Saturday, October 26, 2013

Broken and Beautiful

It would be easy to call myself a failure. I, who value love above all things, have failed in my marriage of eight years. I am 30 and single for the first time since college. I am getting by, but my not-quite-two-year-old daughter has more money in her savings account than I have in mine. I am drawn towards friends who have other priorities, and I want more than they can give me. I am pining for the soulmate I've yet to meet. My heart is full of love, and I have no one to share it with but my young daughter who can only understand the edges of it right now. I am overweight (as I have been my whole life) and growing more and more gray hairs, and I frequently feel mediocre and unremarkable, despite my talents and passions. I don't have a lot of hopes for career advancement because I have already arrived at my professional target, which is unfortunately in the rather underpaid nonprofit sector. I recently learned that I am the target of derisive gossip—by at least one member of my church, no less—and that people are sitting around speculating about my love life (or lack thereof). My friends are constantly warning me not to do anything that will cause me more heartache because they know how impulsive and openhearted and frankly foolhardy I tend to be. I have plenty of reasons to feel like a loser.

It would also be easy to call myself a success. I have recently been promoted to the job I've been working towards my entire career, and I'm doing very well in it. I'm handling responsibility in tough situations and have gained the trust and respect of my colleagues. I am using my musical talents to contribute to my community. I am a good mother who enjoys spending quality time with my beautiful daughter—even when she's having one of her stubborn toddler days—and I feel that I have really learned to slow down and appreciate moments with her instead of always being in a hurry. I live a pretty sensible and responsible lifestyle, I spend lots of time with my friends who care about me, and I have the chance to do good things for the people I love. I am challenging myself to acquire new skills—like learning crossovers in my ice skating lessons—and there are many days when I feel truly happy when only a year ago that was rarely the case. I am smart and resilient and learning to live alone for the first time in my life, something I used to be terrified of but am handling remarkably well these days. I've been getting lots of compliments these days on everything from my appearance to my choir solo audition to my performance at work. I have plenty of reasons to feel pretty good about myself.

The truth is that I am both broken and beautiful. I fail sometimes and I succeed sometimes, but in the end I am simply me—a remarkable yet flawed creation of a loving and forgiving God. I am both a stumbling sinner and a saint walking in the light of God. I have doubts that bring me to my knees and faith that makes the sun shine brighter. I am full of love and sometimes fear, and I am well-known for both falling and stubbornly getting back up again. You can count on me to both despair in the night and sing with joy in the morning. Sometimes I shiver in the rain and sometimes I dance in it. I am weakness and strength, flesh and spirit. I will never be so broken that I am beyond God's love or so beautiful that I do not need God's mercy. I will never be such a failure that I am ashamed to look my friends in the eye or such a success that I think myself above them. I will just be one more person trying my best to follow God and use my gifts to His glory. One more girl trying to love and be loved. Sometimes I won't succeed, but, oh, sometimes I will. And that hope is worth holding on to, no matter how many times my heart breaks. Praise be to the God who simultaneously humbles my pride and makes my scars lovely to behold.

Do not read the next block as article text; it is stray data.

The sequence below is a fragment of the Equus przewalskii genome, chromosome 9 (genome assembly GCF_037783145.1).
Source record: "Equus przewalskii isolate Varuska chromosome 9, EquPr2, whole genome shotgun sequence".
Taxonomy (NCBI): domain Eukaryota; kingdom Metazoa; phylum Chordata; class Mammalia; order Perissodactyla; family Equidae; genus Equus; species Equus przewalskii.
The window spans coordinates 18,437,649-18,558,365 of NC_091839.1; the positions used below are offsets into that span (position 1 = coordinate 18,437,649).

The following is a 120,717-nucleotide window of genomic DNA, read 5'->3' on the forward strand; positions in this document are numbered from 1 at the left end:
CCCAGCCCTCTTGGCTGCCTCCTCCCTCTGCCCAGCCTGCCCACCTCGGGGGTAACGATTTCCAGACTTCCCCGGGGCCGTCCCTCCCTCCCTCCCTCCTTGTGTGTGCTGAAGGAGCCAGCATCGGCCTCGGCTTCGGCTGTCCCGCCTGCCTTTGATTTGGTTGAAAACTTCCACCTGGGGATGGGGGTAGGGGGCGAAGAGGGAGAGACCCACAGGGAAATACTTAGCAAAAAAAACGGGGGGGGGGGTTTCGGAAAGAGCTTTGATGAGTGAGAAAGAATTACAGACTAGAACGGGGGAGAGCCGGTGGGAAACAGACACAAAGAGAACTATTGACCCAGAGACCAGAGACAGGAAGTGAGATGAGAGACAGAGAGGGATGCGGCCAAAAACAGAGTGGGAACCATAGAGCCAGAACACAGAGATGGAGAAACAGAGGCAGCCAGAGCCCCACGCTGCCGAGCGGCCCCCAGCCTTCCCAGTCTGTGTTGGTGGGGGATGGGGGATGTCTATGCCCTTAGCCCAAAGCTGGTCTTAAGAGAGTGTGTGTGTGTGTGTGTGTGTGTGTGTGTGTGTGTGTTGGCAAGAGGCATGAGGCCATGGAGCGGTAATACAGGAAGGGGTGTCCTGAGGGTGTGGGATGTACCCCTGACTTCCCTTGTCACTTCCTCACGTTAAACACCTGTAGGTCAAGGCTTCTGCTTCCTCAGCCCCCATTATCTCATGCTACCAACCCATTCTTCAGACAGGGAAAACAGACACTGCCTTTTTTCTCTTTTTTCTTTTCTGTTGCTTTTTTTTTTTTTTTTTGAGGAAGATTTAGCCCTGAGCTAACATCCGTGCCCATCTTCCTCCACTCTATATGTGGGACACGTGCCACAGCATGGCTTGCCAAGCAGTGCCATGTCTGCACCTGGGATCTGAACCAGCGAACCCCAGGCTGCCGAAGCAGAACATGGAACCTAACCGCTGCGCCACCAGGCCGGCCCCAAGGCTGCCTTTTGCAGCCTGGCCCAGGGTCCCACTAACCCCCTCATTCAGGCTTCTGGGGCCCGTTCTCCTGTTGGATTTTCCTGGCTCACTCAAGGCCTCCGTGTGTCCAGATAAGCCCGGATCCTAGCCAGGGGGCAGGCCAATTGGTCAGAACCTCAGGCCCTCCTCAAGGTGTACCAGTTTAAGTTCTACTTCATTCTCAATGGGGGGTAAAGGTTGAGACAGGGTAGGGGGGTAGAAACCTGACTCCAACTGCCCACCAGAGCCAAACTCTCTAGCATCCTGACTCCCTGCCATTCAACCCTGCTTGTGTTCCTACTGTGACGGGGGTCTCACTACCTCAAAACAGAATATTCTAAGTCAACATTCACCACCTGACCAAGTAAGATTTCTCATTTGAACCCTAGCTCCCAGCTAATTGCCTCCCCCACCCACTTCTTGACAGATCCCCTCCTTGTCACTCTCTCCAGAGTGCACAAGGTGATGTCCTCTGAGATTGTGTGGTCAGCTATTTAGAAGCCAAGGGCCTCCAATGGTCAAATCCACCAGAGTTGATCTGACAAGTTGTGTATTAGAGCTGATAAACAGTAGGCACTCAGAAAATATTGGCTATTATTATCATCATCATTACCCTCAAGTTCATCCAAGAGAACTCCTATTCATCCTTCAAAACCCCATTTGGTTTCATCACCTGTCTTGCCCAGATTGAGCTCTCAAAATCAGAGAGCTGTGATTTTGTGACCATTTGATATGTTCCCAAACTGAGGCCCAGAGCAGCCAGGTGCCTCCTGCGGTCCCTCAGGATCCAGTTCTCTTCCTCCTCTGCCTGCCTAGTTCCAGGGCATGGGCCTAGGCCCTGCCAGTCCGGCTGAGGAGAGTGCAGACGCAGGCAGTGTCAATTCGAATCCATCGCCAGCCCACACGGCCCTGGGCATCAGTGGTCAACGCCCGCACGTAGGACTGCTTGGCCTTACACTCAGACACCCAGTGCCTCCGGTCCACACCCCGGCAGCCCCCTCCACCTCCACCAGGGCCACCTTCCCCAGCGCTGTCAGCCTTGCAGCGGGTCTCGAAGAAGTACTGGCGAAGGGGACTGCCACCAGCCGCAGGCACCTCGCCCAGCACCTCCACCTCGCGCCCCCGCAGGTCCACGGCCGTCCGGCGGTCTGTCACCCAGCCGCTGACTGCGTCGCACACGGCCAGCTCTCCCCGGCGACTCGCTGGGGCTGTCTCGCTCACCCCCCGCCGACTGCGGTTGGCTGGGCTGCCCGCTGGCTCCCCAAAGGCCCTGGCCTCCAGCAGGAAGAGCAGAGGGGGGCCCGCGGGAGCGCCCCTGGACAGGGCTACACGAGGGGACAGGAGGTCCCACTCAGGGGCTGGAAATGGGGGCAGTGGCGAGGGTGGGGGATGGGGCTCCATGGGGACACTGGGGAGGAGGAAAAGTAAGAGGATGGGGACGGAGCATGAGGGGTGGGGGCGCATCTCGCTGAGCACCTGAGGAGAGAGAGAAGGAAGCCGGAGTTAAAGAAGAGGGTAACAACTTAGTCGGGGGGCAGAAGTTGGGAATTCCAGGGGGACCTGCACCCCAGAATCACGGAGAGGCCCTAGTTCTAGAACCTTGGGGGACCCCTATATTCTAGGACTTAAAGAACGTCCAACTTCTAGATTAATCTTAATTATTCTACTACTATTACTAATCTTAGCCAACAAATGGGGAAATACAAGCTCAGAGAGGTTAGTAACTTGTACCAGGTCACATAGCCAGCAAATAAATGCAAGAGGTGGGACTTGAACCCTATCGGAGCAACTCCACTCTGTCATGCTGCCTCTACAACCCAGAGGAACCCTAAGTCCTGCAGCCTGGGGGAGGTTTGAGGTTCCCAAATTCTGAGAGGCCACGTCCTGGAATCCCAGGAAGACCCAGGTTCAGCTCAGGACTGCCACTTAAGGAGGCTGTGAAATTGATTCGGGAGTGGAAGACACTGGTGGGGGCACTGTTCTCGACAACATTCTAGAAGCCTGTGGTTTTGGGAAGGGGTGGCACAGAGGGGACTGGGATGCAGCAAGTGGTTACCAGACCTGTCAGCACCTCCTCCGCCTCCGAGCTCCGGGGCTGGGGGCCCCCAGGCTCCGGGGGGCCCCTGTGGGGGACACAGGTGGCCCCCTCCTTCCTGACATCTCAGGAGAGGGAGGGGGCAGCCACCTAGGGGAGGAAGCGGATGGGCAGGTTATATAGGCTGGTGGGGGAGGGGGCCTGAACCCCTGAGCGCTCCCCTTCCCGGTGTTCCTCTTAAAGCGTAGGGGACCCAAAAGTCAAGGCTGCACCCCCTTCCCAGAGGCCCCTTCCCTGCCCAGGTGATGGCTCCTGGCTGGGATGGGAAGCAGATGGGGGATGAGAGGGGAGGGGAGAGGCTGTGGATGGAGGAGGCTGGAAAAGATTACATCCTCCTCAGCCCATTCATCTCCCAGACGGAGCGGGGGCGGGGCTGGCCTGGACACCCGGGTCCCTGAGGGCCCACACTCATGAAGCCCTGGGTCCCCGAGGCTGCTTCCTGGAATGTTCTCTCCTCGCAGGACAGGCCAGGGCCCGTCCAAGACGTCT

Friday, September 27, 2013

A Different Kind of Love Letter

Today I saw a video about a psychological study showing that expressing gratitude is one of the best ways to increase one's happiness. To demonstrate the point, they did their own experiment in which they had people take a test that rated their happiness and then asked them to write something about the person who influenced or inspired them the most. Then they had the participants call that person and read their statement. Then they took another test that measured their happiness again. Those who were able to call their person rated between 2% and 19% happier on their second test. The most dramatic increase in happiness came from the person who was least happy when he arrived.

It's a fun video, so check it out:

As anyone who read my previous post will know, I have recently been divorced. I legally became Kayla McGrady again on August 16, and I am on my own for the first time in my adult life. I was always terrified of living alone—I always had roommates in college—but it's turned out to be not quite as bad as I feared, although I'd be lying if I said it was easy. My beautiful daughter helps a great deal, and I also have a new housemate who lives in the basement, but sometimes at night it still gets awfully quiet. Those are the moments when I remember how I don't have the life I wanted—a close, loving relationship with a kind Christian man who loves me inside and out—and I feel sad and, frankly, ugly and disappointing.